High school student Clarence Sarion wanted to give back to his community and learn more about policing.
As one of the 153 graduates of the Toronto Police Youth In Policing Initiative program, he found a summer job that dispelled myths about policing as well as a group of like-minded young people.
“Never have I met a more enthusiastic, diverse and social group of students,” said Sarion, one of four valedictorians from the 2018 class who worked at the South Detention Centre. “I wanted to thank the Toronto Police for giving youth the opportunity to understand the organization.”
It’s the 12th summer for the provincially funded program that has now expanded year-round and seen 2,000 students from the city’s priority neighbourhoods work for the Toronto Police Service.
Of 900 applicants, the 153 students were chosen to work alongside members of the Service in almost every unit including frontline units like Marine, Courts and Divisions and administrative units such as Records Management and Property & Video Evidence Management.
The students also took tours of the units, spent time at conferences with Durham and Peel YIPI students, and participated in community programs, such as Rookie Ball, a Toronto Blue Jays program that gives youth a chance to try baseball.
Alyssa Geraci, who worked at Parking Enforcement East, said it felt great to work in the community, especially at Rookie Ball.
“The simple task of interacting and playing with the kids was very rewarding,” she said, noting her interest in pursuing a career involving forensics. “This opportunity has allowed me to gain so much knowledge and understanding about the profession. This has increased my respect for the Toronto Police Service.”
She appreciated the chance to get paid while learning and creating new friendships.
“After we leave here today, no matter what profession we choose, remember that success comes from being dedicated to working hard to achieve our goals, following our dreams and never giving up on ourselves.”
Chief Mark Saunders said the YIPI grads have developed relationships that will last a long time amongst themselves but also with members of the Service.
“We’ve seen the impact that the YIPI program had in their lives, I’m so proud of the work that the program has done,” the Chief said. “We walk away feeling so much value because of you as well..… remember you’re always part of the Toronto Police Service family.”
He thanked the parents, many in the audience, who raised the YIPI students to understand the value of service as well as former government Minister Mary-Anne Chambers, also in the audience, for fighting to start the program.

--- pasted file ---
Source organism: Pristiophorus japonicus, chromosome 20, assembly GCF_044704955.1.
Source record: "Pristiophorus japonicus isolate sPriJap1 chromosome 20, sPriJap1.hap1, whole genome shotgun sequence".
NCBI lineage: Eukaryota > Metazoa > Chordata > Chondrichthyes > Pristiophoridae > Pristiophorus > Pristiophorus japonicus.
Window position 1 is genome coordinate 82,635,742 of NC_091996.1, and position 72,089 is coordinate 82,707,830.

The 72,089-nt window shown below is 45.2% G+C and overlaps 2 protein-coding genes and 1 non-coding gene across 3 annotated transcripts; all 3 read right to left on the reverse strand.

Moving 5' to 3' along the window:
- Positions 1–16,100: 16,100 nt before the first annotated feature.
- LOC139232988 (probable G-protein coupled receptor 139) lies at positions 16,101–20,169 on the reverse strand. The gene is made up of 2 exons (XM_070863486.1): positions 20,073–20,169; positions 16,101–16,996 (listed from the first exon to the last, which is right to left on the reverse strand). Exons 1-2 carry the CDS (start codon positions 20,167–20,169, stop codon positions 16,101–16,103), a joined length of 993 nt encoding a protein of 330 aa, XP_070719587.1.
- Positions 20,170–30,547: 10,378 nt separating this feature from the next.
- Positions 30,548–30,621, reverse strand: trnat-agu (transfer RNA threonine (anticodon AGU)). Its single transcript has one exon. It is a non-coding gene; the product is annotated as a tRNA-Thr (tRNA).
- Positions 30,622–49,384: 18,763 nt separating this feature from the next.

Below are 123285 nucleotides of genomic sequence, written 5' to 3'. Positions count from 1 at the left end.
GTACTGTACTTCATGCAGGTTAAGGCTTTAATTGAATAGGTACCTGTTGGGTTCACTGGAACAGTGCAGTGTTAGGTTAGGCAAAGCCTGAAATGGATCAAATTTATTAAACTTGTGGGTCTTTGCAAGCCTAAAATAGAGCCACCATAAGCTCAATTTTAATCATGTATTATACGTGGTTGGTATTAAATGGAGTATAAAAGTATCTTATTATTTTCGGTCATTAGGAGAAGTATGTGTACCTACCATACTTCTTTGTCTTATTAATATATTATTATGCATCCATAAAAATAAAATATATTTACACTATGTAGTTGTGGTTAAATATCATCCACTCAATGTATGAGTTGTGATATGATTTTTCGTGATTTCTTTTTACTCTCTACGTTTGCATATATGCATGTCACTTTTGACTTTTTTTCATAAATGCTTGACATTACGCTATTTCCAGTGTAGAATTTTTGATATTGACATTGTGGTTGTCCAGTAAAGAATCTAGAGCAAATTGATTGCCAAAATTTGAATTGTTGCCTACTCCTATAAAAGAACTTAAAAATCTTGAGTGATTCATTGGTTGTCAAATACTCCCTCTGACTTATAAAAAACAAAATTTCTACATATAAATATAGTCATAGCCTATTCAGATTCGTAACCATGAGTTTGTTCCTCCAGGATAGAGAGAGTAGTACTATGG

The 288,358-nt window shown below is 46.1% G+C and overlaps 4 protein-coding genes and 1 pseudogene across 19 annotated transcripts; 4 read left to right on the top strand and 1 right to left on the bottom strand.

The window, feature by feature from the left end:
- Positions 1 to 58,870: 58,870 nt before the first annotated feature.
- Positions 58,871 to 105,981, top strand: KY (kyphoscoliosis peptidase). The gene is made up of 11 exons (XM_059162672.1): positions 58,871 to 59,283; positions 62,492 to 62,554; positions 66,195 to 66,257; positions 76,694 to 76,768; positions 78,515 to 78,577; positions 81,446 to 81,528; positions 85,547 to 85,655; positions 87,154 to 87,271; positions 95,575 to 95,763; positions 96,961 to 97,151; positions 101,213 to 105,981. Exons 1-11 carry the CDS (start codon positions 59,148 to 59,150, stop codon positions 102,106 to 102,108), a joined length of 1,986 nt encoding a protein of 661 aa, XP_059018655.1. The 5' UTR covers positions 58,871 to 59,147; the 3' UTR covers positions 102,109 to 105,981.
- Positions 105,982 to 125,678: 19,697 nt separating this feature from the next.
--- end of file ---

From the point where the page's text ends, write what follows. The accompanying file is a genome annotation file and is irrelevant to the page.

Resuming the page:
“She was told this was not supposed to work. This was supposed to be a failure. You have to understand the nuances to get it right and she did,” Saunders said.
Mayor John Tory said he hopes students have learned about their police service, their community and themselves.
Mayor Tory said the greatness of the city relies on its diversity – a fact seen on the faces of citizens each day, but also its inclusivity – our goal as a society.
“To make sure every single person, no matter the colour of their skin, where they came from, the language that they speak, the faith they have, the sexual orientation that they have, that every single person has the opportunity to be whatever they want to be and be a leader,” Tory said. “I hope you understand, with hard work and some help along the way, because everyone needs a mentor, you will get to be whatever you want to be and be a leader.”
The YIPI program has now spread to 30 police services throughout the province.
Ministry of Children, Community and Social Services Assistant Deputy Minister David Mitchell says the province has funded the program for 12 years because of the diverse job experience and opportunity it provides youth.
“Graduates, I hope you enjoyed this opportunity, value this moment and all the well-deserved attention. I also hope this experience helps each of you realize you are all capable individuals and have endless potential.”
Toronto Police Services Board Chair Andy Pringle said the opportunity to learn is mutual.
“Our Service members get to learn from our future leaders,” Pringle said. “Effective engagement with community is a critical aspect of policing.”
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